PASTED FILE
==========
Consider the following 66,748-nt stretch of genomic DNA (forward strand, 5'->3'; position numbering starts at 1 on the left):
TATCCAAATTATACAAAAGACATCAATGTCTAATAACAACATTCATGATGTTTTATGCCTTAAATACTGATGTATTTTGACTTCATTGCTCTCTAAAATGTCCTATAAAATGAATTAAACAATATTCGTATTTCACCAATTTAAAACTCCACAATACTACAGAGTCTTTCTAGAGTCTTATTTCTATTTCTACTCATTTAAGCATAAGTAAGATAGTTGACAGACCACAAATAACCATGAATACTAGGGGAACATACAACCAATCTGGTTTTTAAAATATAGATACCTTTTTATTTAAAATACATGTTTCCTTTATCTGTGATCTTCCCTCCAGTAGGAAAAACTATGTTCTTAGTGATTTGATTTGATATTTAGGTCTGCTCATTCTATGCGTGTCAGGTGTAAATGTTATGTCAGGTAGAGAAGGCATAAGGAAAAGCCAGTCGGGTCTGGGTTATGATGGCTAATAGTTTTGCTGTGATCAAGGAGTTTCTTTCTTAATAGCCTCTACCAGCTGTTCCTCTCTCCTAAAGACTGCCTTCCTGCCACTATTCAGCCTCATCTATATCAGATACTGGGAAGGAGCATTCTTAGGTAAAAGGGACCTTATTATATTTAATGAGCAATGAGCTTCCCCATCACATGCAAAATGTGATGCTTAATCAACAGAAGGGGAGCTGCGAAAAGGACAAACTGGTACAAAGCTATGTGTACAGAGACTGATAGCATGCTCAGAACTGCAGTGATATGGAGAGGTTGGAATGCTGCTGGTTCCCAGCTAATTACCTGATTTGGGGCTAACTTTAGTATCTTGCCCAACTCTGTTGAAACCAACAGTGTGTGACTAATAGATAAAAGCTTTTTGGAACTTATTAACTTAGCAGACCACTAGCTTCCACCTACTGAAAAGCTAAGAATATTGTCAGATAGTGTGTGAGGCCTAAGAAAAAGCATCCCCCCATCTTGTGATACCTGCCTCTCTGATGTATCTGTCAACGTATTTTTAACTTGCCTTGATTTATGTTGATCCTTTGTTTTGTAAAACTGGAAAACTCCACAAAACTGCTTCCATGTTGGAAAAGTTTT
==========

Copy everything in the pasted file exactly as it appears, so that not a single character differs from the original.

Consider the following 66,748-nt stretch of genomic DNA (forward strand, 5'->3'; position numbering starts at 1 on the left):
TATCCAAATTATACAAAAGACATCAATGTCTAATAACAACATTCATGATGTTTTATGCCTTAAATACTGATGTATTTTGACTTCATTGCTCTCTAAAATGTCCTATAAAATGAATTAAACAATATTCGTATTTCACCAATTTAAAACTCCACAATACTACAGAGTCTTTCTAGAGTCTTATTTCTATTTCTACTCATTTAAGCATAAGTAAGATAGTTGACAGACCACAAATAACCATGAATACTAGGGGAACATACAACCAATCTGGTTTTTAAAATATAGATACCTTTTTATTTAAAATACATGTTTCCTTTATCTGTGATCTTCCCTCCAGTAGGAAAAACTATGTTCTTAGTGATTTGATTTGATATTTAGGTCTGCTCATTCTATGCGTGTCAGGTGTAAATGTTATGTCAGGTAGAGAAGGCATAAGGAAAAGCCAGTCGGGTCTGGGTTATGATGGCTAATAGTTTTGCTGTGATCAAGGAGTTTCTTTCTTAATAGCCTCTACCAGCTGTTCCTCTCTCCTAAAGACTGCCTTCCTGCCACTATTCAGCCTCATCTATATCAGATACTGGGAAGGAGCATTCTTAGGTAAAAGGGACCTTATTATATTTAATGAGCAATGAGCTTCCCCATCACATGCAAAATGTGATGCTTAATCAACAGAAGGGGAGCTGCGAAAAGGACAAACTGGTACAAAGCTATGTGTACAGAGACTGATAGCATGCTCAGAACTGCAGTGATATGGAGAGGTTGGAATGCTGCTGGTTCCCAGCTAATTACCTGATTTGGGGCTAACTTTAGTATCTTGCCCAACTCTGTTGAAACCAACAGTGTGTGACTAATAGATAAAAGCTTTTTGGAACTTATTAACTTAGCAGACCACTAGCTTCCACCTACTGAAAAGCTAAGAATATTGTCAGATAGTGTGTGAGGCCTAAGAAAAAGCATCCCCCCATCTTGTGATACCTGCCTCTCTGATGTATCTGTCAACGTATTTTTAACTTGCCTTGATTTATGTTGATCCTTTGTTTTGTAAAACTGGAAAACTCCACAAAACTGCTTCCATGTTGGAAAAGTTTT